The Menin Gate Memorial and Robert Victor Davies

The Menin Gate Memorial is where my great uncle Victor’s name is inscribed as one of the 54,389 men who are commemorated here. When I use the words ‘great uncle’ about someone who died nearly a hundred years ago your mind will probably conjure up an image of an elderly gentleman with Edwardian sideburns. Victor had just turned twenty when he was killed in July 1917, his birthday was in June so he was just out of his teens and only a few years older than my older child.

The Menin Gate is in the town of Ieper, known to the French speakers as Ypres and I expect that Victor will have called it Wipers like the rest of the troops. During the day the road is a busy thoroughfare with cars, buses and pedestrians passing through, going about their daily lives. In the evening it is closed to motor traffic for an hour for the sounding of the Last Post. This began in July 1928 as a gesture of gratitude from the Belgian people and the buglers came from the local fire brigade. These days it attracts crowds and people arrive in coachloads which is as it should be given how many men are remembered on all the walls.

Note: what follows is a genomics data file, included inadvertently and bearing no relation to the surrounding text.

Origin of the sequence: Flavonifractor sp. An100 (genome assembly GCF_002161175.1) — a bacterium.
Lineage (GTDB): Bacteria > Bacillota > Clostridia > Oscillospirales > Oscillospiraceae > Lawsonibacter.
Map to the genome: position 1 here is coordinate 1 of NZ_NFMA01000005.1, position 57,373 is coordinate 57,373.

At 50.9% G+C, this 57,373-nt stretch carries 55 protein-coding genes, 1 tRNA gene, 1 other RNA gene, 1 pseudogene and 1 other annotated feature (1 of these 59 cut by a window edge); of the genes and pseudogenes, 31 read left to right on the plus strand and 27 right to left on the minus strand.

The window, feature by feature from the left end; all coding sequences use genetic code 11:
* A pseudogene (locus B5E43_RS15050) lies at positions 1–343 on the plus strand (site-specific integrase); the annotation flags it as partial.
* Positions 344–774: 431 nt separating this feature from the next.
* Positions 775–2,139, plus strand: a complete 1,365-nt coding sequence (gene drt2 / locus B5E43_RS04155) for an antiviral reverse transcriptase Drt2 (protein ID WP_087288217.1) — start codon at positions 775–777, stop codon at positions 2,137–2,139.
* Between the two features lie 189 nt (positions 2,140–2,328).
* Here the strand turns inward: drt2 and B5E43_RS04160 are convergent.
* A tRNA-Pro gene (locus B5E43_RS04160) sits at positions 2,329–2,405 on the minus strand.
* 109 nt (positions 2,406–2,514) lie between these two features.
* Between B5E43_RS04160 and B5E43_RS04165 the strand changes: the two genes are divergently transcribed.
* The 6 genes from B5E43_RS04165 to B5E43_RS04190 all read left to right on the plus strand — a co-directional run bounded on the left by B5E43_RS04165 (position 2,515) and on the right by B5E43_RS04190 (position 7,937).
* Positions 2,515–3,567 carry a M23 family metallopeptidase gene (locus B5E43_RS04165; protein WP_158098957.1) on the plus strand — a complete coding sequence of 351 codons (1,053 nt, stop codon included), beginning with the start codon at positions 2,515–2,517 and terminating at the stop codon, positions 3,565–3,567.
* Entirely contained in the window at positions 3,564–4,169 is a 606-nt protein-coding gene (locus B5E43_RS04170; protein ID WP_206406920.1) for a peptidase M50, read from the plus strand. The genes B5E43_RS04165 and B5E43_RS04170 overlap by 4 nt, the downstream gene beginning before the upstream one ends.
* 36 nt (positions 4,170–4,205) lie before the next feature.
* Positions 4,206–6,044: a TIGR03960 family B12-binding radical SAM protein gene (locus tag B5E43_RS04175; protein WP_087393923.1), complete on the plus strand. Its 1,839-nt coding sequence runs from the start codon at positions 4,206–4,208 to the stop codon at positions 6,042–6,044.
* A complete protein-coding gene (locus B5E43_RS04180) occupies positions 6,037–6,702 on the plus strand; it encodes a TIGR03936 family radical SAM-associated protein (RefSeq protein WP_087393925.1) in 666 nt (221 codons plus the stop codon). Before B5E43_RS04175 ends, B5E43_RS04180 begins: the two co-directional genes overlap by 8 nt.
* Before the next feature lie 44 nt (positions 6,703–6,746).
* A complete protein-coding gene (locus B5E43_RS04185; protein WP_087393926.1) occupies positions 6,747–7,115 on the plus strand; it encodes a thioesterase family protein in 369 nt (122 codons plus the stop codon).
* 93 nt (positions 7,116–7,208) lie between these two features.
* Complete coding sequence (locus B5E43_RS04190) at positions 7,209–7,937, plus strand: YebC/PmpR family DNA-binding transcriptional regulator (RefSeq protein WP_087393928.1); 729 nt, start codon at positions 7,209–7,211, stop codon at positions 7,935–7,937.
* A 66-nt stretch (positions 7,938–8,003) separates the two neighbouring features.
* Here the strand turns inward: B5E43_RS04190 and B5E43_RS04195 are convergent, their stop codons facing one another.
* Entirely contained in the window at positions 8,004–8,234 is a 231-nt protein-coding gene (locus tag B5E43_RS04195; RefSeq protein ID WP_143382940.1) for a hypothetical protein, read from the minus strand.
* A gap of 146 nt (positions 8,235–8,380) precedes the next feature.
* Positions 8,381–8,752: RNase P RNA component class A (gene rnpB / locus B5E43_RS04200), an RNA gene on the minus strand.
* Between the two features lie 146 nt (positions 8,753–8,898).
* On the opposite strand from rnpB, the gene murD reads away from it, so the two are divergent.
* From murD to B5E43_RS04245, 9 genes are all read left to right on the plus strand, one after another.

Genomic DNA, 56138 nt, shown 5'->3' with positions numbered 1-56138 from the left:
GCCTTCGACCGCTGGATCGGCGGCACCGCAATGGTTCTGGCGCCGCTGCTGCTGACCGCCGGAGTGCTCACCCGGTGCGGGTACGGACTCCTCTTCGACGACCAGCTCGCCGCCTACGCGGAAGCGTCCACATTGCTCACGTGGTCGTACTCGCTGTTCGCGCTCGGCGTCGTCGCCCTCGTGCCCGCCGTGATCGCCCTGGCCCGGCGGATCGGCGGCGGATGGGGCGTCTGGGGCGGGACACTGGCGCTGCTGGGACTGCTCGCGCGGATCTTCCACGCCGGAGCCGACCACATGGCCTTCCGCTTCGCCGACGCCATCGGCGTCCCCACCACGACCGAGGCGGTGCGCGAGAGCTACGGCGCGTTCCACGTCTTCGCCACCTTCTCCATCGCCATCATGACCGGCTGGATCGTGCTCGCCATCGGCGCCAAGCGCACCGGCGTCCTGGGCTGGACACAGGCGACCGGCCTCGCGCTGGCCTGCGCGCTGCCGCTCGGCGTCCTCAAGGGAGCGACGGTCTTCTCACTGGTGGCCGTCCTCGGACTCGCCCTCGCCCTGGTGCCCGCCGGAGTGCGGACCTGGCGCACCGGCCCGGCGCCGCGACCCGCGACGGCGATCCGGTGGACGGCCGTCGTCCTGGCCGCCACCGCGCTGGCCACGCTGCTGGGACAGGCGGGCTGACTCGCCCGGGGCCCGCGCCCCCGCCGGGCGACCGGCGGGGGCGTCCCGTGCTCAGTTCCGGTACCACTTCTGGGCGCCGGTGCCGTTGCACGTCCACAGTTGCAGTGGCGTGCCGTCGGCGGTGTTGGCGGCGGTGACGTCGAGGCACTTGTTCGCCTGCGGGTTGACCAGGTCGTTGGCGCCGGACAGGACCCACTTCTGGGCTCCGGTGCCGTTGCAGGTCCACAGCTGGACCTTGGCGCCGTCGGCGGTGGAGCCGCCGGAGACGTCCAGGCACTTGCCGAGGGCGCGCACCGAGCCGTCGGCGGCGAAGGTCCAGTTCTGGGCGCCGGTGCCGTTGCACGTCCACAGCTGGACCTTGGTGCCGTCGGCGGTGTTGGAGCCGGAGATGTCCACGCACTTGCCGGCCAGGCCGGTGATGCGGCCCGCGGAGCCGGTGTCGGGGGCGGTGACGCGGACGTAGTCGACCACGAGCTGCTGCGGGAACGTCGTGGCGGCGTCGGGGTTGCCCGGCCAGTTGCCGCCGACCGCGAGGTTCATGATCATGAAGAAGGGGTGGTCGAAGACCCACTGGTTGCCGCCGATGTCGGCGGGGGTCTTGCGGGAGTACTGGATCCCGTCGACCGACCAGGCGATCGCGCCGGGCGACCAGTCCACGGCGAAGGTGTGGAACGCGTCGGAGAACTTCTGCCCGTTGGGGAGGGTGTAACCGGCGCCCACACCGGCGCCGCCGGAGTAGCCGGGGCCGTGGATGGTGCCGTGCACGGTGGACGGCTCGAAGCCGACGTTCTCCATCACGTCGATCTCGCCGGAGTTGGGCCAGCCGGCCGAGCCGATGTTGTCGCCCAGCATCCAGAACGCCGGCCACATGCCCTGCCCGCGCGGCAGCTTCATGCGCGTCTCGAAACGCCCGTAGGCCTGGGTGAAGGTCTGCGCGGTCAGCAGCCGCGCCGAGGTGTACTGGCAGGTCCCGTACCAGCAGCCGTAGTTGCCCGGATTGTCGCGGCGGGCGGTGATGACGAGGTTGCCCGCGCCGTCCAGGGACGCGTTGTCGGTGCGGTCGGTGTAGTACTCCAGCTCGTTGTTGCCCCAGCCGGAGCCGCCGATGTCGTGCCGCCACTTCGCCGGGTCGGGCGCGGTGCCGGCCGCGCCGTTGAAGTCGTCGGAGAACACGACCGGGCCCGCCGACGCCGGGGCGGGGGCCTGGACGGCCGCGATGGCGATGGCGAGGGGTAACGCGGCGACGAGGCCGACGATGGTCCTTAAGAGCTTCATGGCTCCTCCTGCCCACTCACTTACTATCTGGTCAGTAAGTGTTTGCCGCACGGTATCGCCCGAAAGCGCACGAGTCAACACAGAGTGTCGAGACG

It had not occurred to me until I found R.V. Davies amongst all the names (eleven of the Royal Welsh Fusiliers with the surname Davies) that I was probably the first member of the family to visit. His mother was already a widow when he was killed and would not have had the money to go all the way to Belgium to look for her only son. I don’t think his younger sisters would have thought to go there.
Siegfried Sassoon hated it describing it in his poem  On Passing the New Menin Gate as ‘a pile of peace-complacent stone’. I wonder what he would have made of the fact that people continue to visit today looking for the dead. I have described my visit earlier on this blog and here is the poem for Victor.

For Victor at the Menin Gate

Where did you fall?
Somewhere out in the fields
the summer rain had turned to mud.
Where did you fall?
I cannot find the field corner
enriched with your Welsh blood.
Where did you fall?
There is only your name
among the thousands on a stone wall.
Where ever you fell,
I bring you a white rose, for peace,
Robert Victor Davies.


1 Reply on “The Menin Gate Memorial and Robert Victor Davies

  1. Thank you for this poem about an “ordinary” casualty linked to Amlwch and Llandudno, who was killed in the same unit and on the same day as Wales’ principal war poet, Ellis H.Evans (“Hedd Wyn”).

    Like the ancient Gododdin poetry from the wars of the Dark Ages, it names him and contributes to his remembrance for posterity. You are following in that same tradition.

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